The word myrkviðr is a compound of two words. In O[ld] E[nglish] mirce only survives in poetry, and in the sense 'dark', or rather 'gloomy', only in Beowulf [line] 1405 ofer myrcan mor: elsewhere only with the sense 'murky' > wicked, hellish. This page was last edited on 22 September 2020, at 05:49. In stanzas 54 and 55 of the poem Völuspá, a völva tells Odin that his son Víðarr will avenge Odin's death at Ragnarök by stabbing Fenrir in the heart: In stanzas 51 and 53 of Vafthrúdnismál, Vafþrúðnir states that Víðarr and his brother Váli will both live in the "temples of the gods" after Surtr's fire has ceded and that Víðarr will avenge the death of his father Odin by sundering the cold jaws of Fenrir in battle: In stanza 17 of Grímnismál, during Odin's visions of various dwelling places of the gods, he describes Víðarr's (here anglicized as "Vidar") residence: According to Lokasenna, Loki rebukes the gods at the start of the poem for not properly welcoming him to the feast at Ægir's hall. The name was anglicised by Sir Walter Scott (in Waverley) and William Morris (in The House of the Wolfings) and later popularized by JRR Tolkien as Mirkwood. Sip, a hunting god often shown with deer ears and antlers; Yum Kaax, Maya god of the forest and the protector of game animals; Norse mythology. In Norse mythology, Víðarr (Old Norse, possibly "wide ruler", sometimes anglicized as Vidar /ˈviːdɑːr/, Vithar, Vidarr, and Vitharr) is a god among the Æsir associated with vengeance.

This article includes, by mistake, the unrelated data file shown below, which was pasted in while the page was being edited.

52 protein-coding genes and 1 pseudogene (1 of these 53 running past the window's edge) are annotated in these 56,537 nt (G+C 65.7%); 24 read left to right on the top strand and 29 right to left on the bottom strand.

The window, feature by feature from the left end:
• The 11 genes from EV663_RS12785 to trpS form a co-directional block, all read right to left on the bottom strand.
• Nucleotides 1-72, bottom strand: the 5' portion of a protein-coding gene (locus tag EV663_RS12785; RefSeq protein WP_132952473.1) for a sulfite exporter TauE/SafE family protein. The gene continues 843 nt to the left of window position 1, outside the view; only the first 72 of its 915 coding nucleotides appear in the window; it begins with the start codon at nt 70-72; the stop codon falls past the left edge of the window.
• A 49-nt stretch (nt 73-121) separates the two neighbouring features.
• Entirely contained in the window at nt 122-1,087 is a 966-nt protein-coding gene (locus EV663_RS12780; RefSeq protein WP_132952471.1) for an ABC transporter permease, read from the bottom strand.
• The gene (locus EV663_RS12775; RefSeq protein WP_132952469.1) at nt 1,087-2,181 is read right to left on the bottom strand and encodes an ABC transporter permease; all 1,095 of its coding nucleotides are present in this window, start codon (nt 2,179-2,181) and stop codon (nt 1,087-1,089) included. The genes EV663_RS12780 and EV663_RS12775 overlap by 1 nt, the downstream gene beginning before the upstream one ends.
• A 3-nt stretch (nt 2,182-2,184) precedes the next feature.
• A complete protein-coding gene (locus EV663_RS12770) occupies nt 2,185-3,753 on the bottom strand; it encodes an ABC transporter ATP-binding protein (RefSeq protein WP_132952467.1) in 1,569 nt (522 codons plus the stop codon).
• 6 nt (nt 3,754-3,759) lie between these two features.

In Germanic mythology, Myrkviðr (Old Norse "dark wood" or "black forest") is the name of several European forests. On the shore of the sea their fate to follow; There is also another version of the story. The first element is myrk "dark", which is cognate to, among others, the English adjectives mirky and murky. Víðarr is referenced in the Prose Edda books Gylfaginning and Skáldskaparmál. In stanza 10, Odin finally relents to the rules of hospitality, urging Víðarr to stand and pour a drink for the quarrelsome guest. He is considered a great hunter who possessed divine skills. However, it is usually accepted that the Æsir (including Óðinn, Þór and Týr) were warrior gods, while the Vanir (mainly Njörður, Freyja and Freyr) were fertility gods. Encountering Herne the Hunter is a bad omen, especially to the royal family. Víðarr is attested in the Poetic Edda, compiled in the 13th century from earlier traditional sources, the Prose Edda, written in the 13th century by Snorri Sturluson, and is interpreted as depicted with Fenrir on the Gosforth Cross.  The depiction has also been theorized as a metaphor for Jesus's defeat of Satan.
Herne the Hunter was mentioned by William Shakepeare who described him as "a spirit" and "sometime a keeper … in Windsor forest" who is seen to "walk round about an oak, with great ragged horns" at midnight during winter-time. through Myrkwood flew, Fair and young,
Is there a true story behind the legend of Herne the Hunter? This page was last edited on 20 February 2020, at 12:06.
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